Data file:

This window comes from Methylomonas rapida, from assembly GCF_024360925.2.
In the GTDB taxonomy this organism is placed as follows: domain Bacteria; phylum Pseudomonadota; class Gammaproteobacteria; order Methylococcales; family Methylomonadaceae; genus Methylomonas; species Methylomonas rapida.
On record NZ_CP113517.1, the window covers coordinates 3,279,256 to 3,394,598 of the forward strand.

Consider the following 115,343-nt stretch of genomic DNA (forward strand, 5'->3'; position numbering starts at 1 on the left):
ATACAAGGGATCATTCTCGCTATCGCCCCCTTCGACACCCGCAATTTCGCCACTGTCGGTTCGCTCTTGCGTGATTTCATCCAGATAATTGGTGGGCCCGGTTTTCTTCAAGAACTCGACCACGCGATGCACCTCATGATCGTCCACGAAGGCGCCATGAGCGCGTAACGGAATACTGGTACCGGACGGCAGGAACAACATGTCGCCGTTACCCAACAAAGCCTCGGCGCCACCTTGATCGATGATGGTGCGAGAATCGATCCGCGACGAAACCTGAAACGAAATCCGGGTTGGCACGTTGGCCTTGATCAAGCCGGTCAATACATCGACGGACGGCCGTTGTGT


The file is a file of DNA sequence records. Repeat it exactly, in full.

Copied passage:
This window comes from Methylomonas rapida, from assembly GCF_024360925.2.
In the GTDB taxonomy this organism is placed as follows: domain Bacteria; phylum Pseudomonadota; class Gammaproteobacteria; order Methylococcales; family Methylomonadaceae; genus Methylomonas; species Methylomonas rapida.
On record NZ_CP113517.1, the window covers coordinates 3,279,256 to 3,394,598 of the forward strand.

Consider the following 115,343-nt stretch of genomic DNA (forward strand, 5'->3'; position numbering starts at 1 on the left):
ATACAAGGGATCATTCTCGCTATCGCCCCCTTCGACACCCGCAATTTCGCCACTGTCGGTTCGCTCTTGCGTGATTTCATCCAGATAATTGGTGGGCCCGGTTTTCTTCAAGAACTCGACCACGCGATGCACCTCATGATCGTCCACGAAGGCGCCATGAGCGCGTAACGGAATACTGGTACCGGACGGCAGGAACAACATGTCGCCGTTACCCAACAAAGCCTCGGCGCCACCTTGATCGATGATGGTGCGAGAATCGATCCGCGACGAAACCTGAAACGAAATCCGGGTTGGCACGTTGGCCTTGATCAAGCCGGTCAATACATCGACGGACGGCCGTTGTGT